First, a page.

Wednesday, July 1, 2015

Leaky Gut....What does this mean for our Body?

The small intestine is composed of cells called enterocytes that make up the membrane and prevent food particles from being absorbed into the blood stream.  When these cells become damaged, and gaps form allowing food particles to enter the blood stream, this is know as “leaky guy syndrome”.   This is problematic because our bodies were not designed to have food particles floating around in our blood.  When this happens, our immune system is alerted of something foreign in our system, and the inflammatory cascade kicks in in efforts to dispose of it.  Over time, this leads to excessive inflammation in the body, and the immune system will often become “confused” and begin attacking our own tissues, thinking they are foreign.  This is referred to as autoimmunity. 

Did you know that 80% of our immune system is in our gut?  Therefore, if our GI tract is not healthy, we are likely to have disease or side effects that can manifest in various ways.  Some examples include hypothyroidism, Hashimotos, eczema, rosacea, arthritis, sinus issues, just to name a few.  That being said, a lot of diseases can be addressed through repairing the GI tract, and restoring its optimal function. 

It is important to identify any food sensitivities and food triggers that may further the damage to the intestinal damage.   Genetically modified organisms, antibiotics, gluten, processed sugar and dairy are some of the key ones to avoid.  Other people will most likely have other food sensitivities that they need to identify and eliminate from their diet as well.  There is a growing body of scientific evidence showing that grains contain anti-nutrients and other problem substances that may increase intestinal permeability. This includes Gliadin, which is the primary immunotoxic protein found in wheat gluten and is among the most damaging to your health. Gliadin gives wheat bread its doughy texture and is capable of increasing the production of the intestinal protein zonulin, which in turn opens up gaps in the normally tight junctures between intestinal cells (enterocytes).

In celiac disease the body will make antibodies to gliadin after it is digested by the intestinal enzyme tissue transglutaminase, resulting in severe autoimmune damage to the delicate, absorptive surfaces of the intestines. It does not, however, require full-blown celiac disease to suffer from the adverse effects of this protein. In fact, it is likely that our intolerance to gliadin and related wheat proteins is a species-specific intolerance, applicable to all humans, with the difference being a matter of the degree to which it causes harm. (Mercola)  This helps to explain why new research clearly shows gliadin increases intestinal permeability in both those with, and those without, celiac disease. (Drago) (Mercola)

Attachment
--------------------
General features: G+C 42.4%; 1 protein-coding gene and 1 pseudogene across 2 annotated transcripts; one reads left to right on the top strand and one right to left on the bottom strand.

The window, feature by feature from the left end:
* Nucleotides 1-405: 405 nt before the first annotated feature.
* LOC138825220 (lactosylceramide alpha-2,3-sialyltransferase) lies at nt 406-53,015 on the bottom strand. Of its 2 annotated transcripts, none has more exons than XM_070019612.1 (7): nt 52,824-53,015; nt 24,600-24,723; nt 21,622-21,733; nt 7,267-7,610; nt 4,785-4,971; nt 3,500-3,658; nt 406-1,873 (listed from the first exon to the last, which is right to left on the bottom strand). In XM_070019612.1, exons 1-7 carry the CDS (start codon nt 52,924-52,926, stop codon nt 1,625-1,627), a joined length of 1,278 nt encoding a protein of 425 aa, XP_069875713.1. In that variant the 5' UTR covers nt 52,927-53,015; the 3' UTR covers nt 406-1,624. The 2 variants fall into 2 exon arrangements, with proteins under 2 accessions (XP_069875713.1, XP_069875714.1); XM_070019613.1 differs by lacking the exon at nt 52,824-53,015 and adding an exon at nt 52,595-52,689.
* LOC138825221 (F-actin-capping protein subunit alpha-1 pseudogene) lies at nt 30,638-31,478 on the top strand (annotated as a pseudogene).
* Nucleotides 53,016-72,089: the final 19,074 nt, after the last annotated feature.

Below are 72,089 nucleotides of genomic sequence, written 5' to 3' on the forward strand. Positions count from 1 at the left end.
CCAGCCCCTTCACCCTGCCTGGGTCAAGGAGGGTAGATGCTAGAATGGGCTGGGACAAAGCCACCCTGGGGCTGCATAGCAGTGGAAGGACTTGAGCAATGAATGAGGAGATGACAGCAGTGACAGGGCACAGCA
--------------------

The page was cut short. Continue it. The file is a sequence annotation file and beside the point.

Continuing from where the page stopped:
Food is medicine, so some super foods to incorporate into your diet in order to repair “leaky gut syndrome” include bone broth, coconut oil, sauerkraut, fermented vegetables, cabbage, blueberries and goats milk kefir.  Bone broth contains key nutrients, such as proline and L-glutamine, which helps to repair the gap junctions in the small intestine.  Sauerkraut and fermented vegetables feed your GI tract with the healthy bacteria that it needs, or probiotics.  Cabbage contains a specific type of sulfur that supports liver detoxification, and goat’s milk kefir improves mineral absorption. 

There are also some key supplements that will aid in the repair of the small intestine if you suffer from leaky gut syndrome.  Probiotics are very important to maintain a healthy balance of good bacteria in order to ward off disease, especially if you are not getting fermented foods in your diet.  When looking for a supplement, look for one with 50 billion CFU’s.  Digestive enzymes are also important for helping your body break down foods.  This allows you gut some time to rest so that it can heal.  Adaptogenic herbs can also be a great support for not only the GI tract, but for the thyroid and adrenal glands.  Some of these herbs would include ginseng, ashwaganda or licorice root.  L-glutamine powder is also another great supplement to include into your regimen.  It acts as a band-aid for the gut lining and repairs the intestinal lining.

Works Cited:

Drago, Sandro. "Gliadin causes intestinal permeability in both celiac and non-celiac intestinal mucosa." Scand J Gastroenterology (2006).

Mercola, Joseph. 21 Jan 2012. 14 May 2015 <>.

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